"How'd You Get Involved in That?"

I’m back in Alaska after heading up from Virginia yesterday. I came here to volunteer at the Yukon Quest dogsled race, which is an unusual hobby for a Virginia kid, I know.

To answer a question that I hear a lot when I tell folks that I’m heading north, I got involved with mushing through a trip that I took for fun back in 2011 with Bush Alaska Expeditions. That was the start of a friendship with Wayne and Scarlett Hall, and their son Matt, and we’ve been in touch ever since. I’ve been back to mush, but also to volunteer and to learn more about the unique culture up here.

It’s fair to say that mushing is not super popular in Virginia. I may be the only person in the state that owns a mushing parka–although two friends from the Quest trail are from rural Virginia, so maybe there are three of us?

I hadn’t heard of the Yukon Quest 1000 mile race before my 2011 trip. Since then, I’ve worked at the checkpoint in the community of Eagle a handful of times and helped out Matt (a Quest competitor) along the trail a few times. It’s very rewarding work, and I always come away inspired by the dogs, the mushers, the people around the race, and the communities.

It’s not glamorous work, but it’s work that has to happen for the race to go.

Another thing that people probably think (but usually don’t ask) is “so why would you want to do that?” It’s an understandable question, as there is a lot of cold weather, catching sleep whenever (and wherever) you can, and working mostly in the dark (there’s only about five or six hours of sun this time of year). But there’s an authenticity to this experience that’s hard to explain. Choices matter, feedback on those choices is immediate, and teamwork jumps a lot of traditional boundaries.

Mushing is the way the world used to be up here (and still is, at least for some), and coming up to the Yukon is a fantastic opportunity to get a glimpse into that. If I missed getting up here, I’d really miss it.

All of that said, it’ll be 21 below at the race start on Saturday, so I’m kind of glad I own that parka.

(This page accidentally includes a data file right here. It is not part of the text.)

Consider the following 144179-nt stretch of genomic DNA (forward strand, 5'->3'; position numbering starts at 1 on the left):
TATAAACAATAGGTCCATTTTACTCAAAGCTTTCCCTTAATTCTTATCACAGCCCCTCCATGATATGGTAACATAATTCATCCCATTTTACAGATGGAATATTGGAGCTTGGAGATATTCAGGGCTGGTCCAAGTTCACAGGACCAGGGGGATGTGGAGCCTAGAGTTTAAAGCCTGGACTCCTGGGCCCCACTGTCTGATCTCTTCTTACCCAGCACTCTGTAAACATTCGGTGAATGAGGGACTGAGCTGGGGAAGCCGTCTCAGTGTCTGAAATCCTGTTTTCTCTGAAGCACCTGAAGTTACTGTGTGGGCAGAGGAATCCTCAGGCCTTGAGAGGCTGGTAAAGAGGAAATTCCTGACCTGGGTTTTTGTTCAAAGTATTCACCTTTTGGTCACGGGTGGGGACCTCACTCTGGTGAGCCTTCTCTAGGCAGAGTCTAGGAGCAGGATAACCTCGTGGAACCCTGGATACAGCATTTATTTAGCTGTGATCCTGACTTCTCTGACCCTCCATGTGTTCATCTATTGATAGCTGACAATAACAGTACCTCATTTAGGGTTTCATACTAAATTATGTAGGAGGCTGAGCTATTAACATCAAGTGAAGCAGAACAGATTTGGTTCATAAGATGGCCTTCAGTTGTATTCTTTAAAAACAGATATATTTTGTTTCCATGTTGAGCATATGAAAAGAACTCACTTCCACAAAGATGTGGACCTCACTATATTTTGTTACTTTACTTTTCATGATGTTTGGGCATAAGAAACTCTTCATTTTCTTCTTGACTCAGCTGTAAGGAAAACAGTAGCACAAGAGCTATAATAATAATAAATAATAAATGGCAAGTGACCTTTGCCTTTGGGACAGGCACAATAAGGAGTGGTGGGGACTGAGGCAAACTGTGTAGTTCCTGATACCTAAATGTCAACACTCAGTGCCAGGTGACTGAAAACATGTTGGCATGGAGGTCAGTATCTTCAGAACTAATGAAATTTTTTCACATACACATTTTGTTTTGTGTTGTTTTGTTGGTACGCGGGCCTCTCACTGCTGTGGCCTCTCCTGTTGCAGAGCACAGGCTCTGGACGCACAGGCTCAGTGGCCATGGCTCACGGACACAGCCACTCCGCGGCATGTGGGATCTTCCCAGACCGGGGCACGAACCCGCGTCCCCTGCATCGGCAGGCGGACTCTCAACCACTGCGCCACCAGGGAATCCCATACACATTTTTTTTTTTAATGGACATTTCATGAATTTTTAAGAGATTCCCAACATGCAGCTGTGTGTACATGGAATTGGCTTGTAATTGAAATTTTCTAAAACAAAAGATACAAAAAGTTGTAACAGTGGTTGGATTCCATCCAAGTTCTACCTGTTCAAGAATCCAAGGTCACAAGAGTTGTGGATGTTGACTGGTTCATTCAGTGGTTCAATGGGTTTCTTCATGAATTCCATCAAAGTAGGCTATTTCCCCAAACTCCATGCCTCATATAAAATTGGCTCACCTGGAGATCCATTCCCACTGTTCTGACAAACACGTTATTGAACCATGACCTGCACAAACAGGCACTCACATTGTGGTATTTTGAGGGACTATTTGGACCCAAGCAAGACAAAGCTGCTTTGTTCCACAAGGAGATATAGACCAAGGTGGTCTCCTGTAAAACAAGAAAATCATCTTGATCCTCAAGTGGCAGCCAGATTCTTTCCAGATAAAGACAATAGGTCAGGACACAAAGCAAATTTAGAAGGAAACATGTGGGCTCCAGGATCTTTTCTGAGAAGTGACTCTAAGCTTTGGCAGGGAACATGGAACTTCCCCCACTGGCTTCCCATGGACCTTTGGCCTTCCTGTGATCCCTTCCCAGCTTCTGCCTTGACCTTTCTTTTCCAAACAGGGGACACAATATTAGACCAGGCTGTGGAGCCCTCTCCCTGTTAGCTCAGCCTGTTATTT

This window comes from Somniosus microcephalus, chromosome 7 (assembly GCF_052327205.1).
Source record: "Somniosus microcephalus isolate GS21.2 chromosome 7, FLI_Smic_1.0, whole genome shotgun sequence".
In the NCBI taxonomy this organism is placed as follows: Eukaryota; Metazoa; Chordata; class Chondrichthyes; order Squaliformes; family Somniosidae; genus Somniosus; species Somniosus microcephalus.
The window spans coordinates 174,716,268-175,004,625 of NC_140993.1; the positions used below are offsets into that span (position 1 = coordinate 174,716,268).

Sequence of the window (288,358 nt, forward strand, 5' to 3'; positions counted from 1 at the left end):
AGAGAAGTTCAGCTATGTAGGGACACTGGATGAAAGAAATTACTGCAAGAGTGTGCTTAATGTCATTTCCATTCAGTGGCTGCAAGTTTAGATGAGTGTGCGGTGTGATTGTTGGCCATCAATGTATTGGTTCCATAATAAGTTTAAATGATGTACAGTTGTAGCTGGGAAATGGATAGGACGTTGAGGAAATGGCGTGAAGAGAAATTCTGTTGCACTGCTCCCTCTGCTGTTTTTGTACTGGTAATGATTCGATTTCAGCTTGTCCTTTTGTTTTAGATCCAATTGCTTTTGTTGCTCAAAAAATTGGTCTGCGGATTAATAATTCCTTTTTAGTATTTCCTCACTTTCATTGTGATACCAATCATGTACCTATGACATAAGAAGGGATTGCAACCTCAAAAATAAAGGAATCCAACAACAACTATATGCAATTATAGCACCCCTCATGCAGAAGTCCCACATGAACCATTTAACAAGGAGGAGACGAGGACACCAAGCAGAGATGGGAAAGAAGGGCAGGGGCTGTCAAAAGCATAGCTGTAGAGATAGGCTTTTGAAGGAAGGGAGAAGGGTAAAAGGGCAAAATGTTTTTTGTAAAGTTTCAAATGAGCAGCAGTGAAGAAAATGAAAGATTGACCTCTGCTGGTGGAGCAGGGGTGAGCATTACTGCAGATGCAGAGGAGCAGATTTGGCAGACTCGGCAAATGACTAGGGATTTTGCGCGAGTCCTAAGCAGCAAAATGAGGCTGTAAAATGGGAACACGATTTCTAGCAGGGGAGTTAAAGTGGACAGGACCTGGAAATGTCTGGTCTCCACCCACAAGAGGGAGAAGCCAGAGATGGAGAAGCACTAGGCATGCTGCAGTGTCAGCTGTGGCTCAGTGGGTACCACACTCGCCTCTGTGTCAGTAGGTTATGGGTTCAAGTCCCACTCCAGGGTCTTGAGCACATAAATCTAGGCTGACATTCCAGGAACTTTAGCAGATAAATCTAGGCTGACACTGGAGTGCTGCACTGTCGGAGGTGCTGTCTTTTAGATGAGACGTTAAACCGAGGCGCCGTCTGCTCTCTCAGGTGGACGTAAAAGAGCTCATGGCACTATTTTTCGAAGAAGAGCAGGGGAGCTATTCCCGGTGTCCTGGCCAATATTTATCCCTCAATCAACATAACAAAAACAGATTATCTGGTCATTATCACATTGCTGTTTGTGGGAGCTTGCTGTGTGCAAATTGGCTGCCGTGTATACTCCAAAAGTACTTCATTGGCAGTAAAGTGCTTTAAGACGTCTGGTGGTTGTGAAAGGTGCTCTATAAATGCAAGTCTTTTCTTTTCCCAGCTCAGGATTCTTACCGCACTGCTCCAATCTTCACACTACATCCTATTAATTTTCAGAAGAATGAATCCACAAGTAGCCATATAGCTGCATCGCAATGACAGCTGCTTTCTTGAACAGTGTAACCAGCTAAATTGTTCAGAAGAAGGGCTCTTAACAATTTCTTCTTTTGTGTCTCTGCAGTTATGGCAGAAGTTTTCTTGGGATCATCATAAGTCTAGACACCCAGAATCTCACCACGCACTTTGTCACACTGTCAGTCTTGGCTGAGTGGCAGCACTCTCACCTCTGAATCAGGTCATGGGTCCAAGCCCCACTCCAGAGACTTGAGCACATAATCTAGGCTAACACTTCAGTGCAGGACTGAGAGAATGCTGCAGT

Fish Sticks

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We are just back from a week-long float on the Jennings River and Teslin Lake in far northern British Columbia. Since weight wasn’t a huge factor on the trip, this was a good time to push the limits on some backcountry cooking. Over the course of the week, we had steaks, enchiladas, quesadillas, antipasto, baked brie, eggs/bacon, pancakes, frittatas, hash browns, cinnamon rolls, etc. By the time the plane came to pick us up, our river clothes fit like sausage casings. That’s normal, right?

Day three’s enchiladas won the coveted golden spoon award, cementing its hold as our most consistent crowd pleaser. We used Frontera sauce enchilada sauce(comes in green and red), Zatarain’s beans and rice, chicken in abeans and rice foil bag, no-refrigerate flour tortillas, and shredded Monterey jack. After 45 minutes in the frybake (eight coals on the bottom and ten on top), we had ourselves a bubbling hot restaurant-quality meal (assuming that the restaurant has a lot of mosquitoes and an occasional light drizzle).

OLYMPUS DIGITAL CAMERAWe also experimented with a new thing (for us)—cooking a big fish over a fire on a green stick–which worked great, until it didn’t work at all. Eventually, the fish cooked enough for the meat to become flakey (desirable) and then nearly dropped off the stick and into the fire (not desirable). We hooked it a second time, though, and a few minutes later we were all enjoying fresh grayling. Next time we’ll forget about the Survivorman-style theatrics and just cut it in half and fry it.

As for the river, the Jennings is a beautiful romp through an untouched canyon (it only gets run about once every two or three years, according to our pilot). We ran some big rapids, saw a ton of wildlife (moose, bears, wolves, and caribou), found enough camping to get by, and tried to imagine what it must have been like to travel in this amazing region during the Klondike era.

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Lastly, from the desk of Captain Obvious: a big lesson from the trip was that measuring cups are pretty handy (I claimed that I left them behind because Canada is on the metric system). I’m not sure what I was thinking when I ruined the instant hummus, the pancake mix, and the dried mashed potatoes, but what I should have been thinking was “where are those damned measuring cups?”

I bet you’re thinking that measuring cups aren’t what you’d expect to be reading about on a cleverly written foodie blog–which illustrates yet another point.